Bolt, the ride-hailing company, announced that it is opening a regional hub in Kenya that will serve as a host for top managers running operations in Africa.
Before this development, the Uber rival did not have a hub in Africa. It is currently operational in seven African countries which include Kenya, Uganda, Tanzania, Nigeria, Ghana, South Africa, and Tunisia.
“Its strategic location in the region and the available infrastructure has enabled us to grow tremendously in the East African market and we believe we can leverage this to still achieve more across the entire continent,” Bolt regional director Paddy Partridge said.
According to Business Daily, the company says it will use Nairobi’s strategic location on the continent to expand to other Comesa markets as it raises to grow its market share in the ride-hailing sector.
“This is just the beginning, and we hope it enables us to develop a cohesive model for sustainable cities engagement that will help improve city services, and urban transportation for the millions of people in the region,” Partridge said.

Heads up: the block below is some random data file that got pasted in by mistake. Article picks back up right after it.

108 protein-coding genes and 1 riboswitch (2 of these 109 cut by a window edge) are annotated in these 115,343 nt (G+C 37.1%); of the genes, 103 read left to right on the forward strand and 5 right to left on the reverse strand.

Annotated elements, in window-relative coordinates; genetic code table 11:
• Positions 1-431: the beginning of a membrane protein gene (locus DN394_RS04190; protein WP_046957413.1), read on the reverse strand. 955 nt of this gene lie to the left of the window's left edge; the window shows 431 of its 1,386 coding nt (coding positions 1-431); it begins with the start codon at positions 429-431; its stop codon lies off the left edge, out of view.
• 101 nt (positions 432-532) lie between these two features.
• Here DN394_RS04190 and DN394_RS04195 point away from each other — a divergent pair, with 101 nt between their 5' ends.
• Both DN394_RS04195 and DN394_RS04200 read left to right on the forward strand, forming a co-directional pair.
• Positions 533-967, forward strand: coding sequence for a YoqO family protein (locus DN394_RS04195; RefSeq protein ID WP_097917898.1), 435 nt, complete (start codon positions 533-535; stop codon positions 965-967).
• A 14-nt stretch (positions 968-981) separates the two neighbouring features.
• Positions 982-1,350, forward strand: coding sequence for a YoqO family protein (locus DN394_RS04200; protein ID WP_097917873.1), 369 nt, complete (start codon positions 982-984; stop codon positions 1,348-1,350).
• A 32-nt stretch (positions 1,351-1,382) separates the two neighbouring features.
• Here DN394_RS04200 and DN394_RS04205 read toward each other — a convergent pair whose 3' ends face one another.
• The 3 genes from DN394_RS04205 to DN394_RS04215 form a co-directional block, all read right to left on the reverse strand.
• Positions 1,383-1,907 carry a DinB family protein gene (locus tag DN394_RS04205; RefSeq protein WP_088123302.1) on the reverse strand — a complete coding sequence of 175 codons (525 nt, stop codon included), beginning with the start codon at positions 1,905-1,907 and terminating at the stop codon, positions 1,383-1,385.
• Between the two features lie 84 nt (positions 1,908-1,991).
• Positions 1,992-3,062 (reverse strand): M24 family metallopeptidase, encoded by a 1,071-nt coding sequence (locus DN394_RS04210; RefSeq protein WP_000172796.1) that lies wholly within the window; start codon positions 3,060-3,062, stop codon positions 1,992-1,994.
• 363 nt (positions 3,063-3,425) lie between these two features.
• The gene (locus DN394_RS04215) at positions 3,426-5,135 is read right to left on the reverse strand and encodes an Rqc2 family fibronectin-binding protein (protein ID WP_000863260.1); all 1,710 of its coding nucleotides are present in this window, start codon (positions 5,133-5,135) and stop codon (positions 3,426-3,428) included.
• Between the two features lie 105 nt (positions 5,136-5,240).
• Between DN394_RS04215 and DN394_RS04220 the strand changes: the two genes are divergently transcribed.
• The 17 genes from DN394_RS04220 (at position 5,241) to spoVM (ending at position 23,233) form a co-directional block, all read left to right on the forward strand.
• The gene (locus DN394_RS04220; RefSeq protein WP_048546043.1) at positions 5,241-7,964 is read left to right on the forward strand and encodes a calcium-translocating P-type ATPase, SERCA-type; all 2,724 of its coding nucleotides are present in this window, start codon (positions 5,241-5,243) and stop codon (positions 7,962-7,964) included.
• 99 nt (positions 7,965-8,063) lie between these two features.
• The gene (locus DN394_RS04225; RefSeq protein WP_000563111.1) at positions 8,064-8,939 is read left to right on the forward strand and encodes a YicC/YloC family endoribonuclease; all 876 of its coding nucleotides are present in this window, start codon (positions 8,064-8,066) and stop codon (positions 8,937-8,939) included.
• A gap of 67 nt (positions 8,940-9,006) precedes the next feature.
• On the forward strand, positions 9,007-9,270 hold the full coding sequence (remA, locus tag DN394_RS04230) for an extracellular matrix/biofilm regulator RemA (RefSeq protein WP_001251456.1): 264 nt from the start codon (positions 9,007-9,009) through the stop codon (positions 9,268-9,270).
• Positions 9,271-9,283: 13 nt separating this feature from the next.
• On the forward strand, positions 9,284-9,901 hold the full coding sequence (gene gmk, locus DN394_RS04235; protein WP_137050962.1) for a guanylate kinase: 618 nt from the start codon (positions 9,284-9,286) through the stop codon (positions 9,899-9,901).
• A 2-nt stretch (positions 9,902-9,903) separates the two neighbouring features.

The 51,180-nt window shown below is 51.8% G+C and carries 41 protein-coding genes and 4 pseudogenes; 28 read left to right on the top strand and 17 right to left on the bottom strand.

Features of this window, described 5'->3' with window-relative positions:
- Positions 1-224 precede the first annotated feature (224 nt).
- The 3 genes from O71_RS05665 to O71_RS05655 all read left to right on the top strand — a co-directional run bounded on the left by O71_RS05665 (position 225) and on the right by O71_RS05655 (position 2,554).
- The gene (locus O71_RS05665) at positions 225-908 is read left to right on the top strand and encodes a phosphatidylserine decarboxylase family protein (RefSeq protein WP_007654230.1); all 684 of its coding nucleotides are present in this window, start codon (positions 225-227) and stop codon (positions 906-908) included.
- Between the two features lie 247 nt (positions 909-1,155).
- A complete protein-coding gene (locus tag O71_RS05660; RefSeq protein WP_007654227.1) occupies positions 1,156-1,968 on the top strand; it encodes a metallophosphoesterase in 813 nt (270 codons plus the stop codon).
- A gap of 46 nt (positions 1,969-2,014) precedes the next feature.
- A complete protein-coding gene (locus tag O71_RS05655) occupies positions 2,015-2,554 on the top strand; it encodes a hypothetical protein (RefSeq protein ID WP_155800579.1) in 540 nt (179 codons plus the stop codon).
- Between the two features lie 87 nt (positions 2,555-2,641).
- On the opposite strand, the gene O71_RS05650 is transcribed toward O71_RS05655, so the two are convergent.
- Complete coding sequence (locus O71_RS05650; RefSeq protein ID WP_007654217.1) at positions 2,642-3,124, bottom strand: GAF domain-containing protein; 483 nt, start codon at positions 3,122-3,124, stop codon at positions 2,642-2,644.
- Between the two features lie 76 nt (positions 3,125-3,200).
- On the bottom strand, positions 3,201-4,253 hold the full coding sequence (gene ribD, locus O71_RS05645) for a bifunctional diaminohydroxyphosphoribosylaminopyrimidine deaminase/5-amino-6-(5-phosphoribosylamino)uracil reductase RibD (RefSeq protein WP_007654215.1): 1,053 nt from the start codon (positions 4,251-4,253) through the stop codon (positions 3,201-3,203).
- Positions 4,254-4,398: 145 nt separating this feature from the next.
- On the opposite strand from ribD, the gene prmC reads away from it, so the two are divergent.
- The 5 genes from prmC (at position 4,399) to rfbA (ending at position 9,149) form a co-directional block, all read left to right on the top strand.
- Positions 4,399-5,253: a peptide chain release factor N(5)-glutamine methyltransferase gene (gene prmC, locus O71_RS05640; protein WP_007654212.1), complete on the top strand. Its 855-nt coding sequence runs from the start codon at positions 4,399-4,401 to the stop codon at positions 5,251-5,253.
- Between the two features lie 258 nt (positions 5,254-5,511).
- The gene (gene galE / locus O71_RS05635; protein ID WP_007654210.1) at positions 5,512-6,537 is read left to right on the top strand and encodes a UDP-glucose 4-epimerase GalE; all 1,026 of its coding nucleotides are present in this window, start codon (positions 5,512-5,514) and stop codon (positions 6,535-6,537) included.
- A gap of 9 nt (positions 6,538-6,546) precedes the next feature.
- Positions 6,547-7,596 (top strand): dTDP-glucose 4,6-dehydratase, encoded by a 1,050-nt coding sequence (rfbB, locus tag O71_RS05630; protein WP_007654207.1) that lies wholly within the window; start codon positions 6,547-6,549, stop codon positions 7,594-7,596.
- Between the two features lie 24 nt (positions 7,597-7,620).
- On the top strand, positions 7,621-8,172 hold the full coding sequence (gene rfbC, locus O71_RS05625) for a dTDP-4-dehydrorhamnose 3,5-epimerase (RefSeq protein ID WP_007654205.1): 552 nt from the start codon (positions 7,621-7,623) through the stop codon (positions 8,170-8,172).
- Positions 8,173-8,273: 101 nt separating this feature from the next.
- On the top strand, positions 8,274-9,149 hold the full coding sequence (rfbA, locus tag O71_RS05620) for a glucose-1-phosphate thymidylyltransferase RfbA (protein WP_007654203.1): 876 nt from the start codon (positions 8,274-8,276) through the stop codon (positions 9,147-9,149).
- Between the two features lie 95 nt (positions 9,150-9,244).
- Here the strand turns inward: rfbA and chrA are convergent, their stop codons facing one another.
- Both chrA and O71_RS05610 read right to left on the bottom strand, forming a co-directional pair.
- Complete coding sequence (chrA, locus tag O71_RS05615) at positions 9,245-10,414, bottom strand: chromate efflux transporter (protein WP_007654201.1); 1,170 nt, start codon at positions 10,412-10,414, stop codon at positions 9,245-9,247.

Bolt joins tech giants such as Google and Microsoft in establishing hubs and labs in Nairobi.
In April Google announced that it is investing in a product development hub in Kenya as part of its Sh115.5 billion ($1-billion) investment in Africa over the next five years.
Much earlier, Kenyan President Uhuru Kenyatta unveiled the completed $27-million Microsoft Africa Development Centre in Nairobi — a facility that is meant to bolster the Kenyan government’s quest to secure high-tech jobs in the digital space for the youth.
According to Techweez, Bolt already represents 16 towns in the country.
By Zintle Nkohla
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